“I couldn’t do that job anymore…[I told them that] if something really drastic doesn’t change, I’m leaving at the end of the year…I’m giving you 23 episodes’ notice. There will be no conversation in which I was hysterical, emotional, in which I was being a quote “irrational female” or whatever you want to put on it. I’m literally sitting in front of you, like, cool as a cucumber.”

Bush has also gone on the record about how being a woman on the set of One Tree Hill became unexpectedly devastating, joining the rest of the show’s female cast to accuse creator Mark Schwahn of sexual harassment and emotional abuse. (Schwahn has not commented publicly on the claims.) “Why am I supposed to suffer and kill my own career because somebody else can’t keep their dick in their pants?” Bush later said in an interview with Sirius XM.

Now, in the run-up to the midterm elections, Bush is amping up her activism as much as her time allows: Even though she just scored a leading role in new show Surveillance, she tweets almost exclusively about politics and the “blue wave” she and other activists are pushing for in November.

Sara • September 28, 2017 • 0 Comments

New showrunner Rick Eid also discusses Halstead’s struggles in the premiere episode and Voight’s “toughest opponent yet”.[Warning: This story contains spoilers from Wednesday’s season five premiere of Chicago P.D., “Reform.”]

Det. Erin Lindsay (Sophia Bush) is gone but definitely not forgotten. Chicago P.D. opened its season five premiere with a tribute to the now-former member of the Intelligence Unit, a series of clips showing everything from her recounting when Voight (Jason Beghe) and his late wife took her in off the streets as a troubled teen to her rollercoaster relationship with partner and beau Halstead (Jesse Lee Soffer) to, finally, her accepting a job with the FBI in New York from the season four finale, just as Halstead was about to propose.

The first new season five footage also hit hard on her exit, first with Halstead going back to her now-empty apartment and finding a picture of the two of them together, and then with Voight telling a stranger about how difficult it was to say goodbye to the woman he thought of as a daughter.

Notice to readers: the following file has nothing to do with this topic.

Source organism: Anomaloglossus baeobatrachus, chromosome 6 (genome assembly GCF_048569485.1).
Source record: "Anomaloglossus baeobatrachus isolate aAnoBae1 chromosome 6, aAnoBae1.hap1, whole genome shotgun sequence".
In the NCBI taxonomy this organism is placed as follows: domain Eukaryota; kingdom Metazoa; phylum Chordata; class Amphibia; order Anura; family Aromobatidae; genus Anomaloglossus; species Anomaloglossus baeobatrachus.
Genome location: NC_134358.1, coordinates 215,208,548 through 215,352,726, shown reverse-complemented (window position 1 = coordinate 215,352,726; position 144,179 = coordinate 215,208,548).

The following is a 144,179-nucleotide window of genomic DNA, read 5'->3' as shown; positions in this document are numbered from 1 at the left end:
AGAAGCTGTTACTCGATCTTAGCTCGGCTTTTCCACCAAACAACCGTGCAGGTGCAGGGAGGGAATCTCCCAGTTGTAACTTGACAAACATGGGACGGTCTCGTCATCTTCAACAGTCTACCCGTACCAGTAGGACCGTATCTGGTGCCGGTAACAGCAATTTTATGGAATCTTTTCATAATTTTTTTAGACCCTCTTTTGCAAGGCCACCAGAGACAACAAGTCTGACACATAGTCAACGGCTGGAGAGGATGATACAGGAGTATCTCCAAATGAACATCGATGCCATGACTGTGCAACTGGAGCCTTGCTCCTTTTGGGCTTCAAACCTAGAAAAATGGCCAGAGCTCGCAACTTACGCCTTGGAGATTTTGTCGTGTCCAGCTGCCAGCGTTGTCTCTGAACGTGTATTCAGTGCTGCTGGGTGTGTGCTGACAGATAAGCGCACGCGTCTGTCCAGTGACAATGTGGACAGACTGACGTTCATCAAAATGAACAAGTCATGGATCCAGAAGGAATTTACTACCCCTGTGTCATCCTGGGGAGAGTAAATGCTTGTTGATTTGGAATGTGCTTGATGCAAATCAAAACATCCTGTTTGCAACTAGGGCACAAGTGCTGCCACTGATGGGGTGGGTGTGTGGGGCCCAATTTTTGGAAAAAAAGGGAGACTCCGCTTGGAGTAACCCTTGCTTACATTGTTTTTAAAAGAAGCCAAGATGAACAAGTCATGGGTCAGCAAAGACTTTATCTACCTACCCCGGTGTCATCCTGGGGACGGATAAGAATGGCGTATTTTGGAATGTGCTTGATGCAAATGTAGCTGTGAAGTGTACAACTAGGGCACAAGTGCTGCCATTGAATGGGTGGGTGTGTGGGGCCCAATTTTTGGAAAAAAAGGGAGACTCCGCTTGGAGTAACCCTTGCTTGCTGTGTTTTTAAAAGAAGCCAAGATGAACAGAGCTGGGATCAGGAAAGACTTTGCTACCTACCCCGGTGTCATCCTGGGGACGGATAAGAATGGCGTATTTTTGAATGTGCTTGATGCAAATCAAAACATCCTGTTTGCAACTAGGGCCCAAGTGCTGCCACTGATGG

Even as Halstead dealt with the blowout from accidentally shooting a little girl during a bust, he asked Voight if he had heard from Lindsay. The answer? A definitive no. “Look, it was time for her to move on,” Voight told him. “You need to make peace with it.”

And with that, the new Chicago P.D. — after all the season premiere is titled “Reform” — got down to business. The hour set up new tensions between Voight and his boss (Esai Morales) as well as the new independent auditor, his old partner Denny Woods (Mykelti Williamson). The premiere also set the stage for Antonio’s (Jon Seda) full-time return to Intelligence (following the cancellation of Chicago Justice) and also began to lay the groundwork for Halstead’s new partnership with Det. Upton (Tracy Spiridakos), even as he struggled to cope with not only Lindsay’s absence but the fact that he accidentally shot and killed a little girl.

There was also some movement on the romantic front, when Burgess (Marina Squerciati) informed ex-fiance Ruzek (Patrick John Flueger) that she was seeming someone new despite their kiss midway through season four.

New Chicago P.D. showrunner Rick Eid answered all of THR’s burning questions about Burgess and Ruzek’s “intense romantic connection,” Voight’s “toughest opponent yet,” and to get the behind-the-scenes story on Lindsay’s “meaningful” farewell.

The season five premiere opens with flashbacks of Lindsay’s time on P.D. You could have easily gone the Law & Order route and not made mention of her exit, so why did you think it was best to acknowledge her absence and in this way? Why was this the right way to start the episode?

We knew the unit would feel Lindsay’s absence in a meaningful way. Voight saw her as a surrogate daughter, Halstead wanted to propose to her last season, and she’s been an integral part of Intelligence from the start. So it felt right to acknowledge this new reality in the premiere.

We also see Voight getting emotional when talking with someone about Lindsay leaving Chicago. Can we assume this is some kind of therapy? Will he be going back? What makes him open up in such a way about her leaving?

Voight is a complicated character who has a hard time opening up to friends and colleagues. He’s more likely to open up to a perfect stranger. The woman he meets with in the premiere is more of a surrogate therapist than a professional psychologist. He may visit with this woman again. You’ll have to watch.

(Read Full Article/Interview at The Hollywood Reporter)